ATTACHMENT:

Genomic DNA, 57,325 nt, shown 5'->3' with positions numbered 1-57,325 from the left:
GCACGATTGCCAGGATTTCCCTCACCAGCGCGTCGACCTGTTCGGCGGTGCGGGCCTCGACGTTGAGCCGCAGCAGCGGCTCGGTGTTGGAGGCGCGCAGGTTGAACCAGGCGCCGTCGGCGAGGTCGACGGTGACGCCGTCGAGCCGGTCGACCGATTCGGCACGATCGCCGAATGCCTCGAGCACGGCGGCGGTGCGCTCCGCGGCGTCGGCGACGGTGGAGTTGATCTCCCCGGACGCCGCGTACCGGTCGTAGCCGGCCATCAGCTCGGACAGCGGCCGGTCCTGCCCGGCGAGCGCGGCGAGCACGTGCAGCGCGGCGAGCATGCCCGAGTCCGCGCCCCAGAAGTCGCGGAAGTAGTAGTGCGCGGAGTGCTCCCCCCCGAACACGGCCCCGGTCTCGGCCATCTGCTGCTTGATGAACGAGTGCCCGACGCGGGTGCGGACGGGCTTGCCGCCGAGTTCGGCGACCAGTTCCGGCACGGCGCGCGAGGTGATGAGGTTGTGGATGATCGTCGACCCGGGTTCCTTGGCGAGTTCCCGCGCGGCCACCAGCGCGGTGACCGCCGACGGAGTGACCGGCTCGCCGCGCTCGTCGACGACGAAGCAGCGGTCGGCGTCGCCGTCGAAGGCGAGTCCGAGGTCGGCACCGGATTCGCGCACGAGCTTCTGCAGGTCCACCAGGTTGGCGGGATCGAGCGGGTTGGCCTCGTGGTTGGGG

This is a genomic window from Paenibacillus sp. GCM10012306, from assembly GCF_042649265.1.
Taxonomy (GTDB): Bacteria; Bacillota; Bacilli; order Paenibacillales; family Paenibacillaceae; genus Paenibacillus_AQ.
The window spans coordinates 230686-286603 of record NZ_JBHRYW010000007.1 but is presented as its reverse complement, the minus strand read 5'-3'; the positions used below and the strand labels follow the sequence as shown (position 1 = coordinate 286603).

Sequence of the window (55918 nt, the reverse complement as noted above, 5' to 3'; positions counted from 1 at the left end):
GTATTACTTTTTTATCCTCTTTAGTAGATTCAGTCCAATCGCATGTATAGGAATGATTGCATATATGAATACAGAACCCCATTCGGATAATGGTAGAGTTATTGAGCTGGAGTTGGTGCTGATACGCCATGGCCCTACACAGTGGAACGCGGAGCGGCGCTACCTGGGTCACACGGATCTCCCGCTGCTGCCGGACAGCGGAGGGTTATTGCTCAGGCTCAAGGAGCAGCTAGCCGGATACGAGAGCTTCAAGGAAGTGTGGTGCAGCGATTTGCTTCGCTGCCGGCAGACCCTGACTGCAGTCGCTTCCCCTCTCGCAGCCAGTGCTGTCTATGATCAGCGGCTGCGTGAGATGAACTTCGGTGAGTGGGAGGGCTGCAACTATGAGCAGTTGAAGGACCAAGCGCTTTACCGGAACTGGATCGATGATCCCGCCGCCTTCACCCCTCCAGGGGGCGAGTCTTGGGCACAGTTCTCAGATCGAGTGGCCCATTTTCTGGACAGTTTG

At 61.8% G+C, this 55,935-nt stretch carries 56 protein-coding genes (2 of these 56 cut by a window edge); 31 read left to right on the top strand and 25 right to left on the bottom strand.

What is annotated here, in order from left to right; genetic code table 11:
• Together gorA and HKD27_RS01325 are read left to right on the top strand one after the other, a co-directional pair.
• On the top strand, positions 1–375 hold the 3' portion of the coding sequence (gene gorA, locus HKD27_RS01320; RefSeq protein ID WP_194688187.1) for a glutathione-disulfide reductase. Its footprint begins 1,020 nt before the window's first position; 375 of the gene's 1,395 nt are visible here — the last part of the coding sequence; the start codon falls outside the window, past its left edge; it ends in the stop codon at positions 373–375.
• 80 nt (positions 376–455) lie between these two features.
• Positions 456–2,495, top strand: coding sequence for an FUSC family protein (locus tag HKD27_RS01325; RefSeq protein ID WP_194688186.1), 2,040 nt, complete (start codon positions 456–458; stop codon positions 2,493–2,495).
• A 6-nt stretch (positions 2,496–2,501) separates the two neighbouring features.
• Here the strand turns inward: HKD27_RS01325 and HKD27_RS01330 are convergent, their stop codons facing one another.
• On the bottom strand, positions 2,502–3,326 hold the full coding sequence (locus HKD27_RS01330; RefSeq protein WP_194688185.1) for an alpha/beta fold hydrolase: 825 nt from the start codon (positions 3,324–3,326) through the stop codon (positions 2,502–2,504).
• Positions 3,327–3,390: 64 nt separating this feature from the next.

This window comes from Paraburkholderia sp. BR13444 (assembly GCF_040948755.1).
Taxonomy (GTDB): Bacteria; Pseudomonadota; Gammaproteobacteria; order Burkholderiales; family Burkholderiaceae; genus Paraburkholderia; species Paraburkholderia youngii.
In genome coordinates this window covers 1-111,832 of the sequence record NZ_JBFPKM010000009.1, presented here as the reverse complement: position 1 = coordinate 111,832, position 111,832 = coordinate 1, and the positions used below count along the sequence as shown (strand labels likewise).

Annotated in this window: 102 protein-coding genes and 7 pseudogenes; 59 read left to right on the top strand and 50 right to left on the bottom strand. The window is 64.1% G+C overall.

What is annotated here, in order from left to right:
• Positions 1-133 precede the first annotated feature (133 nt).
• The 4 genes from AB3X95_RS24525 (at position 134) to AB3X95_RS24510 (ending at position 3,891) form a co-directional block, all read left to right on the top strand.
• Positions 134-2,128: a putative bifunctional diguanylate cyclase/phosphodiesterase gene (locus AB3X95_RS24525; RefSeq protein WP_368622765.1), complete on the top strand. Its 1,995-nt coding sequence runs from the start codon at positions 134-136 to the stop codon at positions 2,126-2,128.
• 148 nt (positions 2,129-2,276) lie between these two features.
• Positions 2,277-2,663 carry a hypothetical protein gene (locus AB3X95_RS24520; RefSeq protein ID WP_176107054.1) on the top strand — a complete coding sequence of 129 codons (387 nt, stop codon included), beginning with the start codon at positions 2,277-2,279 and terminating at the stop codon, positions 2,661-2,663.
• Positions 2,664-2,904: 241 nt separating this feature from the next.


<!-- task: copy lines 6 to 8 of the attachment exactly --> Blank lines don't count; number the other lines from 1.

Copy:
Sequence of the window (55918 nt, the reverse complement as noted above, 5' to 3'; positions counted from 1 at the left end):
GTATTACTTTTTTATCCTCTTTAGTAGATTCAGTCCAATCGCATGTATAGGAATGATTGCATATATGAATACAGAACCCCATTCGGATAATGGTAGAGTTATTGAGCTGGAGTTGGTGCTGATACGCCATGGCCCTACACAGTGGAACGCGGAGCGGCGCTACCTGGGTCACACGGATCTCCCGCTGCTGCCGGACAGCGGAGGGTTATTGCTCAGGCTCAAGGAGCAGCTAGCCGGATACGAGAGCTTCAAGGAAGTGTGGTGCAGCGATTTGCTTCGCTGCCGGCAGACCCTGACTGCAGTCGCTTCCCCTCTCGCAGCCAGTGCTGTCTATGATCAGCGGCTGCGTGAGATGAACTTCGGTGAGTGGGAGGGCTGCAACTATGAGCAGTTGAAGGACCAAGCGCTTTACCGGAACTGGATCGATGATCCCGCCGCCTTCACCCCTCCAGGGGGCGAGTCTTGGGCACAGTTCTCAGATCGAGTGGCCCATTTTCTGGACAGTTTG

At 61.8% G+C, this 55,935-nt stretch carries 56 protein-coding genes (2 of these 56 cut by a window edge); 31 read left to right on the top strand and 25 right to left on the bottom strand.